Closing the Gap Between the Environmental and Animal Rights Movements

Closing the Gap Between the Environmental and Animal Rights Movements

“There is no such thing as a single-issue struggle because we do not live single-issue lives.”

-Audre Lorde

Many people tend to group environmentalists and animal rights activists together but unfortunately, the two sides often fall against each other due to slight nuances in their positions. Both movements may have apparently similar goals but they actually tend to different philosophies, which has led to opposition against one another. For instance, both groups oppose the consumption of meat. On the one hand, animal rights groups oppose eating meat because of the poor conditions animals are kept in. On the other hand, some environmental groups oppose eating meat because of the devastation caused to environments that are home to animals. The main goal of conservation groups is to save endangered wildlife and wildlands, whereas animal welfare activists seek to end the status of animals as properties. 

The opposing activist groups often point fingers at one another and their perceived pitfalls. Animal rights activists argue that environmentalists only care about the “absolute quantity of animals on the planet” but don’t mention the poor treatment of animals. For example, some environmentalists do not oppose hunting because it doesn’t necessarily threaten the survival of a species. Environmentalists argue that animal rights are too “extreme’ but they ignore the fact that like all major issues, there are different views and positions within the movement. Although whether it is the term animal right or animal welfare, both take into account an animal’s well-being and their ability to suffer. Specifically, animal welfare tries to create policies that when animals are used by humans, their capacity to suffer is considered and attempts are made to minimize it.


One policy implemented in the United States that intended to protect wildlife is The Endangered Species Act of 1973.  The act recognizes the importance of species and affirms animals and plants as “esthetic, ecological, educational, historical, recreational, and of scientific value to the Nation and people.” While this is true and the act has become the dogma of many environmental movements, animal rights activists believe the reasons for protecting wildlife must go beyond just benefiting humans in order to make more meaningful progress within the movement.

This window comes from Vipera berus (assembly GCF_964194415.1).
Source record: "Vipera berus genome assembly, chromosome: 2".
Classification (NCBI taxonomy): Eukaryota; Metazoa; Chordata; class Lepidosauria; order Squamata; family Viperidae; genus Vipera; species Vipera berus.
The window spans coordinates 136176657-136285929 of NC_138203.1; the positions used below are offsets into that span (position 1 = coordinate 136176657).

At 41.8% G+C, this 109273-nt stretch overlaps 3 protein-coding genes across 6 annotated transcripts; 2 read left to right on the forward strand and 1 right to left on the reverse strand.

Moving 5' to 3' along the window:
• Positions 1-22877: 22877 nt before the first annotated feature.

One origin of animal rights and environmental activism can be traced back to the National Audubon Society, which formed in order to save birds from death, whose plumes were being used to adorn women’s hats. In the 1880s, this trend contributed to the deaths of hundreds of thousands of Florida’s exotic birds. The founders of the society did not just take into account the rapidly decreasing numbers of bird species but also what was being done to these birds was morally wrong and questioned the vanity and responsibility of women. Nesting birds were easy targets for hunters because they roosted in large numbers and refused to abandon their nests and young when danger appeared. After removing feathers and skins from adult birds, hunters left their bodies and orphaned chicks became easy prey for other animals. This organization wouldn’t have been able to form if they not only recognize the importance of the role of birds in their ecosystem but also possess a deep love and passion for them.

Plume Hats Worn by Women in the 1880s

The two movements have seemingly opposing sides but they are both inspired by the philosophy behind the term biophilia. Coined by the “father of biodiversity”, E.O. Wilson, biophilia is the idea that that humans possess an innate tendency to seek connections with nature and other forms of life; this can be seen as the basis of the environmental and animal rights movement and a strong contender in being able to tie the two seemingly opposing movements into one cohesive group. If we start acknowledging animals as individuals, like our pets rather than resources, than the disconnect between humans and nature can weaken and strengthen our urge to protect the Earth and its wildlife. The belief that oppressions are interlinked and cannot be solved alone, is known as intersectionality. This theory allows people make connections with other movements such as human rights, which environmentalists also take into consideration. Both groups need to realize that the oppression and exploitation of the environment, animals, and even humans are caused not by a group of individuals, but by an institutionalized system that profits off of them. New philosophical and economic paradigms to protect the ecosystem are needed that are neither labeled as “environmentalist” or “animal rights” but embrace the best from both philosophies to create radically new conservation policies.

Written by Samantha Sing

Ways to get involved with both movements:











International Fund for Animal Welfare – Are Animal Rights and Environmentalism Incompatible?

College of Liberal Arts and Sciences – The Women of the Early Florida Audubon Society



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